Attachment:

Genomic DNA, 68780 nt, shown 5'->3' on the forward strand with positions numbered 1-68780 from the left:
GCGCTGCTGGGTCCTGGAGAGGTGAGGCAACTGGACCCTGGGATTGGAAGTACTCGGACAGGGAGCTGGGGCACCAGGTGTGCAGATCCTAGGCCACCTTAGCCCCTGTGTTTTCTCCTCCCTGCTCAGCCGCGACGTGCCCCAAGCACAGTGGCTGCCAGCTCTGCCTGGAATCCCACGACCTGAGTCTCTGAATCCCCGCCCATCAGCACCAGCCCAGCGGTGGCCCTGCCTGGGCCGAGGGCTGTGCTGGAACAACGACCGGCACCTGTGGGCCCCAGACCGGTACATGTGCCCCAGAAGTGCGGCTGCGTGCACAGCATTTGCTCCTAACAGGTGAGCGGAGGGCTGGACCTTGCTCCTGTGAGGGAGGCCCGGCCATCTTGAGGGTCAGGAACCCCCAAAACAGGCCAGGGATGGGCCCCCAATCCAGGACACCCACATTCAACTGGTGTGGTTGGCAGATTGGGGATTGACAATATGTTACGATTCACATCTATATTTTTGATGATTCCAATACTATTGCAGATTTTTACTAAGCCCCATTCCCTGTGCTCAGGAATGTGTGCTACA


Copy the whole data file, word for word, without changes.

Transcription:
Genomic DNA, 68780 nt, shown 5'->3' on the forward strand with positions numbered 1-68780 from the left:
GCGCTGCTGGGTCCTGGAGAGGTGAGGCAACTGGACCCTGGGATTGGAAGTACTCGGACAGGGAGCTGGGGCACCAGGTGTGCAGATCCTAGGCCACCTTAGCCCCTGTGTTTTCTCCTCCCTGCTCAGCCGCGACGTGCCCCAAGCACAGTGGCTGCCAGCTCTGCCTGGAATCCCACGACCTGAGTCTCTGAATCCCCGCCCATCAGCACCAGCCCAGCGGTGGCCCTGCCTGGGCCGAGGGCTGTGCTGGAACAACGACCGGCACCTGTGGGCCCCAGACCGGTACATGTGCCCCAGAAGTGCGGCTGCGTGCACAGCATTTGCTCCTAACAGGTGAGCGGAGGGCTGGACCTTGCTCCTGTGAGGGAGGCCCGGCCATCTTGAGGGTCAGGAACCCCCAAAACAGGCCAGGGATGGGCCCCCAATCCAGGACACCCACATTCAACTGGTGTGGTTGGCAGATTGGGGATTGACAATATGTTACGATTCACATCTATATTTTTGATGATTCCAATACTATTGCAGATTTTTACTAAGCCCCATTCCCTGTGCTCAGGAATGTGTGCTACA